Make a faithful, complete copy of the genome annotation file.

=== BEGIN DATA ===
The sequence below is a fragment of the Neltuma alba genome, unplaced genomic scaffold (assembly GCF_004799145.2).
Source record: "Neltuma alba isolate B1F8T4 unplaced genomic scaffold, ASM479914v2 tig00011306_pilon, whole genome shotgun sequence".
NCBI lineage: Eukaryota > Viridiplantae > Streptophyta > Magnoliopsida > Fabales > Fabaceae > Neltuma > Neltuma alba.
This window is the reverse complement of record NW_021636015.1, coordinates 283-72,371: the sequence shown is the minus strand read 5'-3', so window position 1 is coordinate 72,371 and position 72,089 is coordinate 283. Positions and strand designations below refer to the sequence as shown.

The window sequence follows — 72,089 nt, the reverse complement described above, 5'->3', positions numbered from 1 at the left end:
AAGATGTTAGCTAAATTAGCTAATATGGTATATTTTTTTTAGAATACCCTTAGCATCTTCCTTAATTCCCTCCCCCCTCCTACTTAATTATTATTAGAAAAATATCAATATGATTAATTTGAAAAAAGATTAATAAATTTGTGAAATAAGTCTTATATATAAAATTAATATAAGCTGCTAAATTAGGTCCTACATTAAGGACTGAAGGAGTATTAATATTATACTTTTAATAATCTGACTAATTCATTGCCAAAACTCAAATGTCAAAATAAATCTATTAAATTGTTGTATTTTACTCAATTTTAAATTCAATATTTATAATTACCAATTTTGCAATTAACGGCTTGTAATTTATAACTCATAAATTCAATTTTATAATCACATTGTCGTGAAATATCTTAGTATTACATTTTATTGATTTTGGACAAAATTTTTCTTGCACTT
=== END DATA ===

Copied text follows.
The sequence below is a fragment of the Neltuma alba genome, unplaced genomic scaffold (assembly GCF_004799145.2).
Source record: "Neltuma alba isolate B1F8T4 unplaced genomic scaffold, ASM479914v2 tig00011306_pilon, whole genome shotgun sequence".
NCBI lineage: Eukaryota > Viridiplantae > Streptophyta > Magnoliopsida > Fabales > Fabaceae > Neltuma > Neltuma alba.
This window is the reverse complement of record NW_021636015.1, coordinates 283-72,371: the sequence shown is the minus strand read 5'-3', so window position 1 is coordinate 72,371 and position 72,089 is coordinate 283. Positions and strand designations below refer to the sequence as shown.

The window sequence follows — 72,089 nt, the reverse complement described above, 5'->3', positions numbered from 1 at the left end:
AAGATGTTAGCTAAATTAGCTAATATGGTATATTTTTTTTAGAATACCCTTAGCATCTTCCTTAATTCCCTCCCCCCTCCTACTTAATTATTATTAGAAAAATATCAATATGATTAATTTGAAAAAAGATTAATAAATTTGTGAAATAAGTCTTATATATAAAATTAATATAAGCTGCTAAATTAGGTCCTACATTAAGGACTGAAGGAGTATTAATATTATACTTTTAATAATCTGACTAATTCATTGCCAAAACTCAAATGTCAAAATAAATCTATTAAATTGTTGTATTTTACTCAATTTTAAATTCAATATTTATAATTACCAATTTTGCAATTAACGGCTTGTAATTTATAACTCATAAATTCAATTTTATAATCACATTGTCGTGAAATATCTTAGTATTACATTTTATTGATTTTGGACAAAATTTTTCTTGCACTT